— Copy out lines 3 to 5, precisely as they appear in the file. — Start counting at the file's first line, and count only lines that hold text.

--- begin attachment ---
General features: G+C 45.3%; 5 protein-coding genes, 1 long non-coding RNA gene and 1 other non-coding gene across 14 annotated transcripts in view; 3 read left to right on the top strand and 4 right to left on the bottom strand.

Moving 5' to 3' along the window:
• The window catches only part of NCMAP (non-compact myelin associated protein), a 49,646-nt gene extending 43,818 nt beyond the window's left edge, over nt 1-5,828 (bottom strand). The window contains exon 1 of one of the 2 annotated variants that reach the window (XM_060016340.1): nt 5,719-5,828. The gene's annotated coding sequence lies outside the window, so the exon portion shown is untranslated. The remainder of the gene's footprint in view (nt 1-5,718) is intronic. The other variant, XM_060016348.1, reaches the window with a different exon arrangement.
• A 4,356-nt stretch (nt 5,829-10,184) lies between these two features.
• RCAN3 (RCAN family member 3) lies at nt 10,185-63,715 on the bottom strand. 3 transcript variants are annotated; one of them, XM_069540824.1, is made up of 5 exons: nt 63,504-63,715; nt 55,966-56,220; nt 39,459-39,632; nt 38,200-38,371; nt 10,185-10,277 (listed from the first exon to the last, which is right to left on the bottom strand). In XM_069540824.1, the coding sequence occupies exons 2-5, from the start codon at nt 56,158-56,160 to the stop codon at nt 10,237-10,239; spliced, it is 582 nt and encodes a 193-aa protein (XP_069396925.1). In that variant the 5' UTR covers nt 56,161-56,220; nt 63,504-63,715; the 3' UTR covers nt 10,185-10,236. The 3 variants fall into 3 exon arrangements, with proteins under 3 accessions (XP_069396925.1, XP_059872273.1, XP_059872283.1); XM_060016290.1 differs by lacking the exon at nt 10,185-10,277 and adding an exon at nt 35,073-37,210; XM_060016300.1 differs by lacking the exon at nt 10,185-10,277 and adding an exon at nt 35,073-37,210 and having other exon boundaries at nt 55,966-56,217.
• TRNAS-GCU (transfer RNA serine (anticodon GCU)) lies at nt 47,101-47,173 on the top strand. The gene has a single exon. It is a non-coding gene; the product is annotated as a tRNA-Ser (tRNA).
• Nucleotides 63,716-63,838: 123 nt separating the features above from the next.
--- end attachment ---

• The window catches only part of NCMAP (non-compact myelin associated protein), a 49,646-nt gene extending 43,818 nt beyond the window's left edge, over nt 1-5,828 (bottom strand). The window contains exon 1 of one of the 2 annotated variants that reach the window (XM_060016340.1): nt 5,719-5,828. The gene's annotated coding sequence lies outside the window, so the exon portion shown is untranslated. The remainder of the gene's footprint in view (nt 1-5,718) is intronic. The other variant, XM_060016348.1, reaches the window with a different exon arrangement.
• A 4,356-nt stretch (nt 5,829-10,184) lies between these two features.
• RCAN3 (RCAN family member 3) lies at nt 10,185-63,715 on the bottom strand. 3 transcript variants are annotated; one of them, XM_069540824.1, is made up of 5 exons: nt 63,504-63,715; nt 55,966-56,220; nt 39,459-39,632; nt 38,200-38,371; nt 10,185-10,277 (listed from the first exon to the last, which is right to left on the bottom strand). In XM_069540824.1, the coding sequence occupies exons 2-5, from the start codon at nt 56,158-56,160 to the stop codon at nt 10,237-10,239; spliced, it is 582 nt and encodes a 193-aa protein (XP_069396925.1). In that variant the 5' UTR covers nt 56,161-56,220; nt 63,504-63,715; the 3' UTR covers nt 10,185-10,236. The 3 variants fall into 3 exon arrangements, with proteins under 3 accessions (XP_069396925.1, XP_059872273.1, XP_059872283.1); XM_060016290.1 differs by lacking the exon at nt 10,185-10,277 and adding an exon at nt 35,073-37,210; XM_060016300.1 differs by lacking the exon at nt 10,185-10,277 and adding an exon at nt 35,073-37,210 and having other exon boundaries at nt 55,966-56,217.